In 1 Cor 2:6-7, Paul says, "Yet we do speak wisdom among those who are mature; a wisdom, however, not of this age, nor of the rulers of this age, who are passing away; but we speak God's wisdom in a mystery, the hidden wisdom, which God predestined before the ages to our glory."  What does God's predestined wisdom mean if it does not include God mapping out salvation in detail?


Peter said to his readers, "[You are] chosen according to the foreknowledge of God the Father, by the sanctifying work of the Spirit, that you may obey Jesus Christ and be sprinkled with his blood . . . .  Blessed be the God and Father of our Lord Jesus Christ, who according to his great mercy has caused us to be born again to a living hope through the resurrection of Jesus Christ from the dead . . . " (1 Pet 1:2-3, emp. mine).


Who has chosen us?  Whose foreknowledge was it?  Who caused us to be born again?  God!  There can be little doubt that his foreknowledge here refers to the time before the foundations of the world.  See it in light of 1 Pet 1:20, where it says that Christ "Was foreknown before the foundation of the world, but has appeared in these last times for the sake of you . . . ."  Certainly Christ was known by the Father before the foundation of the world.  It seems that we were also known by our Father, even before we existed.  That's exactly what these passages mean when they use words like "foreknowledge."  God knew whom he would save before he created them, and certainly knew whom he would save when Christ went to the cross.


God's glory

God seeks his own glory and controls all things (Dt 30:6; Job 42:1-2; Ps 50:10-12; 135:6; 139: 15-16; Pro 16:33; 19:21; Is 14:24, 27; Is 48:9, 11; Jer 31:33; 32:17-19; Ez 36:27; Jn 6:44; Acts 13:48).  If he didn't, how would any of us ever be saved?  How could we have faith unless he gives it to us?  How can dead men choose anything (Eph 2:1-5)?  Doesn't God do the choosing and calling (Ps 33:12; Is 41:8; Mk 13:20; Jn 15:16, 19; Rom 11; 11:7, 28; 1 Cor 1:30; Eph 1:4; 1 Thes 2:12; 2 Thes 1:11; 2:13-14; Tit 1:1; 1 Pet 1:1, 20, 29; 2:9; 2 Pet 1:3, 10)?  Aren't faith and salvation gifts from God (Eph 2:8)?  Who can come to the Lord unless the Lord so wills it (Jn 6:44)?  Doesn't God even have to direct Christians into his love (2 Thes 3:5)?  If believers can do nothing apart from Christ (Jn 15:5), can unbelievers come to him without his help?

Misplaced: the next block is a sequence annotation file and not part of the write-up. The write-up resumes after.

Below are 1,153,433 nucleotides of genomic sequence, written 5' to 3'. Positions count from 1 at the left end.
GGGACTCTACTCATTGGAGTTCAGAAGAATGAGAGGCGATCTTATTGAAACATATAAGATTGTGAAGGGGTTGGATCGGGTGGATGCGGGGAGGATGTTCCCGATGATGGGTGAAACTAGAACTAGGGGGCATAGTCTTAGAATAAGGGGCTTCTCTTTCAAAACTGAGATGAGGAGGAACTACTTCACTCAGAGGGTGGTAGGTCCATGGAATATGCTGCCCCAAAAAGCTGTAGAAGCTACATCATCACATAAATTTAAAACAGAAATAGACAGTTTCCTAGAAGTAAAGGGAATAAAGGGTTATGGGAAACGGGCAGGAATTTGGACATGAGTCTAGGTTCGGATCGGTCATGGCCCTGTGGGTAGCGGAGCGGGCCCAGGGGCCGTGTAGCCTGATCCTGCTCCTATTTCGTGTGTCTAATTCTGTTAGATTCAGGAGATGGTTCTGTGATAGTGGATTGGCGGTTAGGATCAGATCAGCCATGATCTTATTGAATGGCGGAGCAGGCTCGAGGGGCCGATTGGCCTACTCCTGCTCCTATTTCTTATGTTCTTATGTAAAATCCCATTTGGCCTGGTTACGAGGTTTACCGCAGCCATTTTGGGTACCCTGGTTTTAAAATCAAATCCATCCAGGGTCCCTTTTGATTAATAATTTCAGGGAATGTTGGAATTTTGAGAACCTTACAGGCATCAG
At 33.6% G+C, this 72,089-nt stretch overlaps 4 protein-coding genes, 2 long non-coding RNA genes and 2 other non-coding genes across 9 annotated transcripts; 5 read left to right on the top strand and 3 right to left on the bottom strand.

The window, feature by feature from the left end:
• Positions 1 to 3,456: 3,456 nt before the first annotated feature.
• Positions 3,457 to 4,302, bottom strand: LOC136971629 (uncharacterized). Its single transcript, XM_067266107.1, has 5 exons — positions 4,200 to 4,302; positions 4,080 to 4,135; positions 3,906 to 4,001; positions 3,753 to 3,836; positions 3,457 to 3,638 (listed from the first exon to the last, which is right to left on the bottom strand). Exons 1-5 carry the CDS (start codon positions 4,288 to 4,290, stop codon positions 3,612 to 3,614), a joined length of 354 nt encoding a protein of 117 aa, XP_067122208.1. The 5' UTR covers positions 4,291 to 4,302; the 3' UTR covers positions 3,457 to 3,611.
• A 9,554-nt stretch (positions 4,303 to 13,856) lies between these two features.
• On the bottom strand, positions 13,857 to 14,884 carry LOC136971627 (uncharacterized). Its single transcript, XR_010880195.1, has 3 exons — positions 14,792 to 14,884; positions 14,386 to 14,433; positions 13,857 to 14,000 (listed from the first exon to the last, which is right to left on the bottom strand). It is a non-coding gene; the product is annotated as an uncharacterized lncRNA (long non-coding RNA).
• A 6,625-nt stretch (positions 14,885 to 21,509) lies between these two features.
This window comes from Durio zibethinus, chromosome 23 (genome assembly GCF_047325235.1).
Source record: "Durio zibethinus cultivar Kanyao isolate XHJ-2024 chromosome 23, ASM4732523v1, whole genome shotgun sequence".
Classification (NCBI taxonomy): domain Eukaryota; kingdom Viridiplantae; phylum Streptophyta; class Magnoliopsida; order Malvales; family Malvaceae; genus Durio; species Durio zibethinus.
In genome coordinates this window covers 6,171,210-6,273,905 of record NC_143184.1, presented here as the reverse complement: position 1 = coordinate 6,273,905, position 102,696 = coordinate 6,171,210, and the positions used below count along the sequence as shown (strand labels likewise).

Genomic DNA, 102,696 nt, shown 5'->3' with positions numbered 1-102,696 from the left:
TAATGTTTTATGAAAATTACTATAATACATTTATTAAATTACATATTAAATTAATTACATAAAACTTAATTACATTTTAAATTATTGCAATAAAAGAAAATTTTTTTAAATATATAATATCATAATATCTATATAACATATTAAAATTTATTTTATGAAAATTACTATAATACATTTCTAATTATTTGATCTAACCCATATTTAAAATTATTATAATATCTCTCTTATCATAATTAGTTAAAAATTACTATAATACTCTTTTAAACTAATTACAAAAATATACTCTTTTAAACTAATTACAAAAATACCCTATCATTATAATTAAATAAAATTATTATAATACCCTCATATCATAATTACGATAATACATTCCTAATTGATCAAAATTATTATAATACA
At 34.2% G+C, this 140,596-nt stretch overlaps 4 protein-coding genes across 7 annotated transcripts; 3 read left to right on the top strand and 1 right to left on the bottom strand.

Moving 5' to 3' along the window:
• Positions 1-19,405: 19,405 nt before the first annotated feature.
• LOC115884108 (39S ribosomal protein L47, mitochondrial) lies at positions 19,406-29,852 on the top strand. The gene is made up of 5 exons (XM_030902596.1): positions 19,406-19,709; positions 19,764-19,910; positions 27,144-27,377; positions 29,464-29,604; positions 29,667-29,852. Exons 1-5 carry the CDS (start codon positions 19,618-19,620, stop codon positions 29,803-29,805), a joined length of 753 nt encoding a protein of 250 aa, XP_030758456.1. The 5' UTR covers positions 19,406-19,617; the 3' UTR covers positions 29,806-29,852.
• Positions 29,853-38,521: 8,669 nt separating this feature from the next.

How can we be saved unless he has atoned for us and called us specifically to himself?  How can those atoned for not be saved?  Even if we concede for a moment that person A is atoned for, yet rejects salvation and goes to hell, how is person A atoned for?  How was Christ's atonement beneficial for person A in any real salvific sense?


God's glory in judging sin

We must not presuppose that man deserves a chance to be saved.  Now certainly we will do all that we can to get the gospel message out.  Yet, we don't spread the message because people deserve to hear but because God has told us to go and tell it.  And because of our good sovereign God, we can take the message to others with joy because it is good news.